Posted in prophecy, theology

The Lord will Thresh and Winnow

By Elizabeth Prata

It’s vacation week for much of America. I’m going to go a little easy myself this week and get a bunch of reading done. I thought for this week I’d bring forward some of the early essays I wrote.

With 5,200 essays written here since 2009, there are some you may have missed, lol. I published this one in May 2009. You can see my heart even since the earliest days of this blog. Agricultural allusions, and judgment.

bd618-sheavesSheaves of Wheat, Van Gogh

God uses a process as an example in His Word that would have been immediately identifiable to His agricultural people: threshing and winnowing. He talks of the threshing floor, the threshing barn, the winnowing fan and fork, chaff and sheaves…all these are examples of His sorting process in judgment. We have lost contact with the land. Do we fully understand know what these prophetic scriptures mean? Most of them refer to the end of days and final admonitions and judgments. We should learn them.

For behold, the day is coming, burning like a furnace; and all the arrogant and every evildoer will be chaff; and the day that is coming will set them ablaze,” says the LORD of hosts, “so that it will leave them neither root nor branch.” (Malachi 4:1)

Before the decree takes effect–The day passes like the chaff–Before the burning anger of the LORD comes upon you, Before the day of the LORD’S anger comes upon you. (Zephaniah 2:2)

You will winnow them, and the wind will carry them away, And the storm will scatter them; But you will rejoice in the LORD, You will glory in the Holy One of Israel. (Isaiah 41:16)

His winnowing fork is in his hand, and he will clear his threshing floor, gathering his wheat into the barn and burning up the chaff with unquenchable fire. (Matthew 3:12, Luke 3:17

Threshing floor

After reaping, the grain is gathered and prepared for processing. In Jesus’ times, the main grains were wheat, which made better bread but required good soil and water, two items lacking in the desert; and barley. Barley was used for bread by less wealthy people, because it would grow in harsh conditions with more ease.

(John 6:9:”There is a lad here who has five barley loaves and two fish, but what are these for so many people?“)

Grain reaping was completed either by pulling it up by the roots, or cutting it with a type of sickle. The grain when cut was generally put up in sheaves (Genesis 37:7; Leviticus 23:10-15; Ruth 2:7, 15; Job 24:10; Jeremiah 9:22; Micah 4:12). You can see sheaves stacked together in the Van Gogh rendering above. Afterwards the sheaves were gathered to the threshing-floor or stored in barns (Matthew 6:26).

Threshing with ox

Next comes threshing. Circular floors were prepared on hilltops, where there was more wind. A threshing floor is a specially flattened surface made either of rock or beaten earth where a farmer would thresh the grain harvest by spreading the sheaves on the threshing-floor and causing oxen and cattle to walk repeatedly over them (Deuteronomy 25:4; Isaiah 28:28) using a threshing roller or sledge (2 Samuel 24:22; 1 Chronicles 21:23; Isaiah 3:15).

However, the a sledge sometimes damaged the grain, but that couldn’t be helped. This process got the grain off the stalk.

Next, winnowing. Now that threshing got the grains off the stalk, it was still lying on the threshing floor among all the other parts of the plant, the grass, leaves, and stalk. Winnowing is sifting the grains from the stalks and leaves.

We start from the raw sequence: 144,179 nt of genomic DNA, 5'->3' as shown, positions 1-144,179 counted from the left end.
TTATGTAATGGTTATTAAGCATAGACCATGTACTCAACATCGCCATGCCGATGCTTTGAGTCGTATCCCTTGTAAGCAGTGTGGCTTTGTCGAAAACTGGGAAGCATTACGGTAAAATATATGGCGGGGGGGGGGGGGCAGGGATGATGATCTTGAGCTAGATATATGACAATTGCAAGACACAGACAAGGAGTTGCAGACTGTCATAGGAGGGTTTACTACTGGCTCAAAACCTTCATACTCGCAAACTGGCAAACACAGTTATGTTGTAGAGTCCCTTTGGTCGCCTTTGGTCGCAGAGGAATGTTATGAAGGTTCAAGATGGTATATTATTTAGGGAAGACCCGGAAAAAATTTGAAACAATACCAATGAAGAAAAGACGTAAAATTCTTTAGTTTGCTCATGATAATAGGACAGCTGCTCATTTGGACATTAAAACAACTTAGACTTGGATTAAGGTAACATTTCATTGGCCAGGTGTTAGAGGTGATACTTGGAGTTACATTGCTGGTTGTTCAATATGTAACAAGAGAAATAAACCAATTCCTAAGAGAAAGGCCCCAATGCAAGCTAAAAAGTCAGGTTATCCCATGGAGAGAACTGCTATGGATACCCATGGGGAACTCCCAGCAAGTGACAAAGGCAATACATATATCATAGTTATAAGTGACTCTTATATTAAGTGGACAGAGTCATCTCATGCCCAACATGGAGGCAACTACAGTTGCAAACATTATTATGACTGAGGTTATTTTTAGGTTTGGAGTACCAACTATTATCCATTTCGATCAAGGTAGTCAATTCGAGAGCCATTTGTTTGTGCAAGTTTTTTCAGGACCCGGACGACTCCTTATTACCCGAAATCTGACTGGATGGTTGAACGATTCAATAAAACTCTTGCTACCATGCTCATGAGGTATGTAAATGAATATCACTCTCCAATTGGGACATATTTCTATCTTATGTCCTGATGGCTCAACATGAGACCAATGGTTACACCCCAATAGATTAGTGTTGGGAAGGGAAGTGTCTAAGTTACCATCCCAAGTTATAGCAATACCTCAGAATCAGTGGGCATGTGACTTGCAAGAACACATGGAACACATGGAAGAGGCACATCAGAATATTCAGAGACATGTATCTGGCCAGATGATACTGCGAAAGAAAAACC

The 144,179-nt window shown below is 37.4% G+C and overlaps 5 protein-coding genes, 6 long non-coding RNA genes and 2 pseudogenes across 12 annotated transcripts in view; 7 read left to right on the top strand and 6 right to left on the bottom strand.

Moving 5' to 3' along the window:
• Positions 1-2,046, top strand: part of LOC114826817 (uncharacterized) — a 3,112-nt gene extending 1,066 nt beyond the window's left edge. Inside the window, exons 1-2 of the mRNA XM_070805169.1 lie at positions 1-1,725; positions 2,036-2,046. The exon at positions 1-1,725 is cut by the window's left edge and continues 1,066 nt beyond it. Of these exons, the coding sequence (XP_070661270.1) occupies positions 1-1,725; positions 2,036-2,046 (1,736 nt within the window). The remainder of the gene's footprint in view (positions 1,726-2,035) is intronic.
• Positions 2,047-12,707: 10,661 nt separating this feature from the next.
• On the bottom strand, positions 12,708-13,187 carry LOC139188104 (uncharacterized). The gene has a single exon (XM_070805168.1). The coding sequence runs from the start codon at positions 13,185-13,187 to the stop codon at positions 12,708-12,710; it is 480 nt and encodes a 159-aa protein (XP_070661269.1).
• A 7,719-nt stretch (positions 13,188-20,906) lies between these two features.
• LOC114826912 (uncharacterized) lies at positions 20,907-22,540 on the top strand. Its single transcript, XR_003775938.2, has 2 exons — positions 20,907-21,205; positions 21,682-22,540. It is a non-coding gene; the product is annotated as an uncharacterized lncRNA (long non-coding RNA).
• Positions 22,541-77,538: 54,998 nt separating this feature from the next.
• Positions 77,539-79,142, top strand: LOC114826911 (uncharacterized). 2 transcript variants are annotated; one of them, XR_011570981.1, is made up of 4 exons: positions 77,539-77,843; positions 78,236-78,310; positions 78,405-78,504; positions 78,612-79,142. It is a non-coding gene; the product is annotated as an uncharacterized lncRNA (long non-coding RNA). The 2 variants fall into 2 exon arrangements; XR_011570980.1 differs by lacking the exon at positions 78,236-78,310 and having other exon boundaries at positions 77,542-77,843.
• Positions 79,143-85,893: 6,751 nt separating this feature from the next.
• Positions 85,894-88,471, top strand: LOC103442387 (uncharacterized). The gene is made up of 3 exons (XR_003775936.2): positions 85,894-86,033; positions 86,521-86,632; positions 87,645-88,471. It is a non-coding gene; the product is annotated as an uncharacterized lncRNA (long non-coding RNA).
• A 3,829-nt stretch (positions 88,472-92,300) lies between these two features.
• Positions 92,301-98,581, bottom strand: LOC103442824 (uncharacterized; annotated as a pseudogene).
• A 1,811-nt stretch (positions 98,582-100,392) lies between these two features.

After the grain was threshed, it was winnowed by being thrown up against the wind (Jeremiah 4:11) to sift it. The wind would carry away the grass, leaves, and stems. The grain, being heavier, would fall back to the floor. The shovel and the fan for winnowing are mentioned in Psalm 35:5, Job 21:18, Isaiah 17:13. The refuse of straw and chaff was burned (Isaiah 5:24). Freed from all the extras like the stalk, grass, and leaves, the grain was then stored in granaries till used (Deuteronomy 28:8; Proverbs 3:10; Matthew 6:26; 13:30; Luke 12:18). It would be ground into flour and baked as bread.

Are you wheat, good men who will be gathered from the barns to His bosom? Or are you chaff, which will be left behind and burned with unquenchable fire? Do not wait for the very end to find out, to be winnowed and sifted, the good from the bad. Pray to Jesus today and ask to be forgiven of your sins, and He will do so. Ask Him to be the Lord of your life, and He will be so. Then when the time of judgment comes, you will know with certainty where you stand in the winnowing.

Picture gallery-

Source- Earthly footsteps of the Man of Galilee, 1893, public domain

Caption:

‎The threshing scene which our picture represents we witnessed between the Garden of the Virgin and the Obelisk of Heliopolis. What a commentary is this upon that vanity of earthly greatness that men should be threshing upon the very site of one of the proudest and most influential cities of ancient times. The mowraj is a threshing machine which is drawn over a floor by a yoke of oxen till the grain is separated from the straw, and the straw itself ground into chaff. The Egyptian mowraj has rollers which roll over the grain. Circular saws are sometimes attached to the rollers. Source: Earthly Footsteps of the Man of Galilee.


Winnowing with the wind. Source, Images from The People’s Bible Encyclopedia, by Charles Barnes, 1912

Sweeping the threshing floor in order to pile up the seed. Source: Wikiwand

Author:

Christian writer and Georgia teacher's aide who loves Jesus, a quiet life, art, beauty, and children.

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